THE BLOG

Walking Away From Fear

02/14/2013 03:41 pm ET | Updated Apr 16, 2013

As I write this on Ash Wednesday, Catholics of the world begin their celebration of Lent. During this 40-day period, people strive to become more aligned with divinity by giving up habits that distract them from pursuing their higher spiritual goals. As a child, the practice of giving up things I liked never made any sense to me, but as I grew and begin to understand the season more fully, it seemed like this was something we should do every day, all year long.

What if we devoted ourselves to a higher purpose, and what if we were to let go of things that were destructive in our lives? Wouldn't that practice be a large positive for us all?

It finally made sense to me. So I examined my life deeply and thoughtfully with the intention of becoming a better person. After a few weeks, it appeared to me that my largest area of fault involved anger. As a peaceful person, if I became angry, then I was more likely to say things that were untrue and hurtful. As an angry person, I could use my intelligence to attack or harm others instead of assisting them more fully. I identified anger as something I wanted to reduce or give up as my first exercise.

I failed. I got angry about something on the news within minutes. I tried breathing and releasing my anger, but the fact of the news report fueled my anger. I tried turning off the news, and that helped, but then I fell behind on current events and felt that was an imperfect solution for a citizen of a free society.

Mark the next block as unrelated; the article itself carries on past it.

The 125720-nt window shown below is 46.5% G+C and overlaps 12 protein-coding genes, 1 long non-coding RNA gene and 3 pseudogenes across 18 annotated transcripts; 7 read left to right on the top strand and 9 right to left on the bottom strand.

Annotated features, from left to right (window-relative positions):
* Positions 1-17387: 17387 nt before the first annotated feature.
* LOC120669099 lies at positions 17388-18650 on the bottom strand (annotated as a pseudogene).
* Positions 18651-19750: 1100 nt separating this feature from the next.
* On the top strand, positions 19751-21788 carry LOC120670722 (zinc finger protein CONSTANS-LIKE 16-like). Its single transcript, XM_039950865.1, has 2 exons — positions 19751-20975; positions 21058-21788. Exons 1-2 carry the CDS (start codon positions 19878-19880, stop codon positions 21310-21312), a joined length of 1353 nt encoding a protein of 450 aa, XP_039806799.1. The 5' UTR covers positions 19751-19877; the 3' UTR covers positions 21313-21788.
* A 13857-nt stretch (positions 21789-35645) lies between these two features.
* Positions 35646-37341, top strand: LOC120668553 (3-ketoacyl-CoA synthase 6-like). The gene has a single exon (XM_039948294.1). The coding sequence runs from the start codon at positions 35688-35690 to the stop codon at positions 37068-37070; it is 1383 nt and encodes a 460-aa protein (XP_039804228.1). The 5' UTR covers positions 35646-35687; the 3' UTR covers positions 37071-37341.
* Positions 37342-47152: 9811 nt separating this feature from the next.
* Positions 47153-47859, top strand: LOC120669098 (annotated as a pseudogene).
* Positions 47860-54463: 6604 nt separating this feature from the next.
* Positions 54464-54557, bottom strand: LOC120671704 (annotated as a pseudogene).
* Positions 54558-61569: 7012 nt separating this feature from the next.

I gave up after several attempts until a year passed and Lent arrived once more. Once again, I affirmed my resolution to give up anger and quickly failed. I was devastated. As I considered my failure and descended into the pit of self despair and personal invalidation, I realized the importance of what I was trying to do. If I could not accomplish my desired intention, there must be something wrong with what I was doing. But what was that?

As I ran over and over the events, I realized something really important. It opened my eyes and made me excited. In my prior observations, I had noted that problems in my life came after I became angry and made bad judgments. But, I'd failed to observe something more fundamental. It was in every picture of every memory I could find that lead me to become angry. I had discovered an apparent commonality in these angry moments. I'd discovered something that occurred just before I experienced anger. I could now name my issue, and it was not anger. It was fear.

Laughter sprung from my mouth spontaneously as my mind saw the truth of this discovery. There was a repeating pattern. I became fearful of something. I became upset and angry. Then I acted inappropriately and made errors. My nemesis was not anger, it was fear. And upon realizing this, I immediately vowed to give up fear as an excess emotion. There obviously are legitimate reasons to experience fear in this world, but being overly fearful lead me to do destructive and harmful things in my life out of a false sense of self-protection.